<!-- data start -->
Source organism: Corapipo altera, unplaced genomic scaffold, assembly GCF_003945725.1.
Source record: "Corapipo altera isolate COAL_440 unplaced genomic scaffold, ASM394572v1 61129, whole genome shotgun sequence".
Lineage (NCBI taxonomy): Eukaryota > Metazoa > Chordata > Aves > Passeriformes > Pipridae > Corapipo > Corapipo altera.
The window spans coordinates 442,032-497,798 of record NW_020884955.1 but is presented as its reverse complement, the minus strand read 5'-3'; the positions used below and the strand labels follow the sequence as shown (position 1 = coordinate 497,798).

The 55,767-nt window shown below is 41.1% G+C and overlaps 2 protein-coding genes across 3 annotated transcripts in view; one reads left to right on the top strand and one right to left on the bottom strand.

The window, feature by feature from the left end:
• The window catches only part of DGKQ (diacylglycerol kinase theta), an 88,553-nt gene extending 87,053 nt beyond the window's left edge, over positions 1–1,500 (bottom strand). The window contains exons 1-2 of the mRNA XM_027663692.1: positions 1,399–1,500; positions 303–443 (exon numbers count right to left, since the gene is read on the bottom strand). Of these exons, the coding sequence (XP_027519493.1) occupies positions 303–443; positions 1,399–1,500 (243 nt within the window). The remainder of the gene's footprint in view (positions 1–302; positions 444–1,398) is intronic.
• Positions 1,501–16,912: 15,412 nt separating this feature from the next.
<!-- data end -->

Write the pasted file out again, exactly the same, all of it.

Source organism: Corapipo altera, unplaced genomic scaffold, assembly GCF_003945725.1.
Source record: "Corapipo altera isolate COAL_440 unplaced genomic scaffold, ASM394572v1 61129, whole genome shotgun sequence".
Lineage (NCBI taxonomy): Eukaryota > Metazoa > Chordata > Aves > Passeriformes > Pipridae > Corapipo > Corapipo altera.
The window spans coordinates 442,032-497,798 of record NW_020884955.1 but is presented as its reverse complement, the minus strand read 5'-3'; the positions used below and the strand labels follow the sequence as shown (position 1 = coordinate 497,798).

The 55,767-nt window shown below is 41.1% G+C and overlaps 2 protein-coding genes across 3 annotated transcripts in view; one reads left to right on the top strand and one right to left on the bottom strand.

The window, feature by feature from the left end:
• The window catches only part of DGKQ (diacylglycerol kinase theta), an 88,553-nt gene extending 87,053 nt beyond the window's left edge, over positions 1–1,500 (bottom strand). The window contains exons 1-2 of the mRNA XM_027663692.1: positions 1,399–1,500; positions 303–443 (exon numbers count right to left, since the gene is read on the bottom strand). Of these exons, the coding sequence (XP_027519493.1) occupies positions 303–443; positions 1,399–1,500 (243 nt within the window). The remainder of the gene's footprint in view (positions 1–302; positions 444–1,398) is intronic.
• Positions 1,501–16,912: 15,412 nt separating this feature from the next.